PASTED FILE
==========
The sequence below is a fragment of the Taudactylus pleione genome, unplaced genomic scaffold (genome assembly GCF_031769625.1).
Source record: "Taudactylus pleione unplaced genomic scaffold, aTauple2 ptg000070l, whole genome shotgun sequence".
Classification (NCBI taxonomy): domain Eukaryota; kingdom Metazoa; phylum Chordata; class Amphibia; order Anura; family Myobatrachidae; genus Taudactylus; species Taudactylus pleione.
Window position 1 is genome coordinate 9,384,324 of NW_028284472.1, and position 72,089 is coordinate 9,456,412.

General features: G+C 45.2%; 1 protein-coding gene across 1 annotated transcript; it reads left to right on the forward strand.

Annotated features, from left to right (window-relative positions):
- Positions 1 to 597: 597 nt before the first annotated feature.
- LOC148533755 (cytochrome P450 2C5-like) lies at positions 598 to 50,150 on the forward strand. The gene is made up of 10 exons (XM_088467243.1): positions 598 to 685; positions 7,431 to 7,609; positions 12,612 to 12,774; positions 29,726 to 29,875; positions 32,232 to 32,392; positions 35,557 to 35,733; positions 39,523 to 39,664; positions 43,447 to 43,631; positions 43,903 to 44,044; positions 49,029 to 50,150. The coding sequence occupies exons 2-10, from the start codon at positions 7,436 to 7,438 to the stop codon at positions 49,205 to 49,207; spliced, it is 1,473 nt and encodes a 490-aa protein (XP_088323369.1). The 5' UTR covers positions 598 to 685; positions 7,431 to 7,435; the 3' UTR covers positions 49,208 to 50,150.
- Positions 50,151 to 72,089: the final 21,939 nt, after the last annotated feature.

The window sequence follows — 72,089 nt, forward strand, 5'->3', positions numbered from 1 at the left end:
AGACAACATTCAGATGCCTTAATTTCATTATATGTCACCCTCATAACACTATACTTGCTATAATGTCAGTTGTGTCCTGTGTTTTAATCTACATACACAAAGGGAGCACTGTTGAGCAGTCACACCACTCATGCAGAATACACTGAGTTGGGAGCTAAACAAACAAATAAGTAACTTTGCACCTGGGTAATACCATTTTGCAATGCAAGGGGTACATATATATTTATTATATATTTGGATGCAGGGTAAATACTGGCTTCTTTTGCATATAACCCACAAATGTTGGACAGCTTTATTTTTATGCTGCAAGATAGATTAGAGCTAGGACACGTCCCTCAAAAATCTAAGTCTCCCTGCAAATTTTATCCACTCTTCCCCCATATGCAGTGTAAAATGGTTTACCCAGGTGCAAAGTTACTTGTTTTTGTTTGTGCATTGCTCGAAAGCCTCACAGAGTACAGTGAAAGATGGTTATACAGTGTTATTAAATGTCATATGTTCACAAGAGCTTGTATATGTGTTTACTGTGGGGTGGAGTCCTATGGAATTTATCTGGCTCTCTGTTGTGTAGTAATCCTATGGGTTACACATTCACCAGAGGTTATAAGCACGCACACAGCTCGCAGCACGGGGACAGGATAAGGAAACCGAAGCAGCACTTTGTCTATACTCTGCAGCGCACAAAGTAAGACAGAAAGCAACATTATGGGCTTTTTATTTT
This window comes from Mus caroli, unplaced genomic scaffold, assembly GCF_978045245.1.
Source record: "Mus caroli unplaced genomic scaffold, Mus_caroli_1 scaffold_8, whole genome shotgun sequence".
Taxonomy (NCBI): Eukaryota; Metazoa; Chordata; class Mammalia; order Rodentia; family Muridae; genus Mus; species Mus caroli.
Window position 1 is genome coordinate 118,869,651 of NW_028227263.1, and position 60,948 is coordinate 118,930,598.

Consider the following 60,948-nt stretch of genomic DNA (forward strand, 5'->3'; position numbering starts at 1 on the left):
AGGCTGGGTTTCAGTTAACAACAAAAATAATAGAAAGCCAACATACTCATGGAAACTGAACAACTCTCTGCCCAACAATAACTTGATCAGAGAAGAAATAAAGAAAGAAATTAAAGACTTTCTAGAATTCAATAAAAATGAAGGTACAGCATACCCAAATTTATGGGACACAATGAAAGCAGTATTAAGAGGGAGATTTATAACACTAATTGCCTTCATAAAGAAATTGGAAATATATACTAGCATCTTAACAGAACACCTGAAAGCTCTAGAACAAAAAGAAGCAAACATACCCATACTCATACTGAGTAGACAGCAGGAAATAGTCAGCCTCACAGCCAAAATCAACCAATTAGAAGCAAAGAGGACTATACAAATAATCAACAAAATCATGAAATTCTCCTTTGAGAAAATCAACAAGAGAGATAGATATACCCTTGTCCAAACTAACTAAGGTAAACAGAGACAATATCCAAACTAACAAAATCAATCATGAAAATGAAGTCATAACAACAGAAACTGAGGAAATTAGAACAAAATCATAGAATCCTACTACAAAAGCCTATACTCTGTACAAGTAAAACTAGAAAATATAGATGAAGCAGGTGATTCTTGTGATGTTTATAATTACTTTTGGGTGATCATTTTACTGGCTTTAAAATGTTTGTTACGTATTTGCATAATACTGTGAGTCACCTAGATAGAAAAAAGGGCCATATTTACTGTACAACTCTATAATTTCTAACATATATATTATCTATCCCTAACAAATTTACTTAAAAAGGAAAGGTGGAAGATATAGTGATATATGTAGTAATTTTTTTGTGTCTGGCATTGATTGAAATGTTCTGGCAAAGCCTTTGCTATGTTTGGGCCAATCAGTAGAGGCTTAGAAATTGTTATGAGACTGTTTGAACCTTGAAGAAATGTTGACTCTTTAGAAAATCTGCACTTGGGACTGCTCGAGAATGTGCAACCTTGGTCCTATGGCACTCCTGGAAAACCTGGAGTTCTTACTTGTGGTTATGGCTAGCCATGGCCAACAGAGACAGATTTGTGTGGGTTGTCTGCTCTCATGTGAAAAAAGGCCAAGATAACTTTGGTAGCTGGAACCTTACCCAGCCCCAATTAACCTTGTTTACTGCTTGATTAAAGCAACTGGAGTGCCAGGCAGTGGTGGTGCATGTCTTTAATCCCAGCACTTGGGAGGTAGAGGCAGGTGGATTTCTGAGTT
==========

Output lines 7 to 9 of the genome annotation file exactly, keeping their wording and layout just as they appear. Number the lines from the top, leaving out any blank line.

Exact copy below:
- Positions 1 to 597: 597 nt before the first annotated feature.
- LOC148533755 (cytochrome P450 2C5-like) lies at positions 598 to 50,150 on the forward strand. The gene is made up of 10 exons (XM_088467243.1): positions 598 to 685; positions 7,431 to 7,609; positions 12,612 to 12,774; positions 29,726 to 29,875; positions 32,232 to 32,392; positions 35,557 to 35,733; positions 39,523 to 39,664; positions 43,447 to 43,631; positions 43,903 to 44,044; positions 49,029 to 50,150. The coding sequence occupies exons 2-10, from the start codon at positions 7,436 to 7,438 to the stop codon at positions 49,205 to 49,207; spliced, it is 1,473 nt and encodes a 490-aa protein (XP_088323369.1). The 5' UTR covers positions 598 to 685; positions 7,431 to 7,435; the 3' UTR covers positions 49,208 to 50,150.
- Positions 50,151 to 72,089: the final 21,939 nt, after the last annotated feature.